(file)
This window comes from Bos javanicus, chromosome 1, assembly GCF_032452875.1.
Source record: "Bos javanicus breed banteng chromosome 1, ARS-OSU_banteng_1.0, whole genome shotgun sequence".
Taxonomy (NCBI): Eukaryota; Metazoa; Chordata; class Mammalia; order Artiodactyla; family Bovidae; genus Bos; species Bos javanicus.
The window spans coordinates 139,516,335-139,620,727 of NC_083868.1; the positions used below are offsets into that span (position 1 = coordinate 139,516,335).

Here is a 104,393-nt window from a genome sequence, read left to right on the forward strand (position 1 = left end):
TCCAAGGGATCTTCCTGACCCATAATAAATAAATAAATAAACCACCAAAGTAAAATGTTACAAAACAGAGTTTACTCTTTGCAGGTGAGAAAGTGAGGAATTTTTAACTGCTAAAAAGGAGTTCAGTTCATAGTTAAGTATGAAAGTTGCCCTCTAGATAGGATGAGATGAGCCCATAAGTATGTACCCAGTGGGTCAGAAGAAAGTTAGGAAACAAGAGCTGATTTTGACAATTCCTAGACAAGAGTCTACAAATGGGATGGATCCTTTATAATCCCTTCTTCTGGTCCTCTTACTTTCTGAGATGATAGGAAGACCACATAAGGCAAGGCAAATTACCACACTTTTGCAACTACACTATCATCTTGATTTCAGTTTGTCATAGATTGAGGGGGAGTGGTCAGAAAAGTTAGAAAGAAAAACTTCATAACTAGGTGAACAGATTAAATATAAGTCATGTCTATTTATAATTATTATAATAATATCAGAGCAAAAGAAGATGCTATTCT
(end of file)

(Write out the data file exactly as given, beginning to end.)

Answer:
This window comes from Bos javanicus, chromosome 1, assembly GCF_032452875.1.
Source record: "Bos javanicus breed banteng chromosome 1, ARS-OSU_banteng_1.0, whole genome shotgun sequence".
Taxonomy (NCBI): Eukaryota; Metazoa; Chordata; class Mammalia; order Artiodactyla; family Bovidae; genus Bos; species Bos javanicus.
The window spans coordinates 139,516,335-139,620,727 of NC_083868.1; the positions used below are offsets into that span (position 1 = coordinate 139,516,335).

Here is a 104,393-nt window from a genome sequence, read left to right on the forward strand (position 1 = left end):
TCCAAGGGATCTTCCTGACCCATAATAAATAAATAAATAAACCACCAAAGTAAAATGTTACAAAACAGAGTTTACTCTTTGCAGGTGAGAAAGTGAGGAATTTTTAACTGCTAAAAAGGAGTTCAGTTCATAGTTAAGTATGAAAGTTGCCCTCTAGATAGGATGAGATGAGCCCATAAGTATGTACCCAGTGGGTCAGAAGAAAGTTAGGAAACAAGAGCTGATTTTGACAATTCCTAGACAAGAGTCTACAAATGGGATGGATCCTTTATAATCCCTTCTTCTGGTCCTCTTACTTTCTGAGATGATAGGAAGACCACATAAGGCAAGGCAAATTACCACACTTTTGCAACTACACTATCATCTTGATTTCAGTTTGTCATAGATTGAGGGGGAGTGGTCAGAAAAGTTAGAAAGAAAAACTTCATAACTAGGTGAACAGATTAAATATAAGTCATGTCTATTTATAATTATTATAATAATATCAGAGCAAAAGAAGATGCTATTCT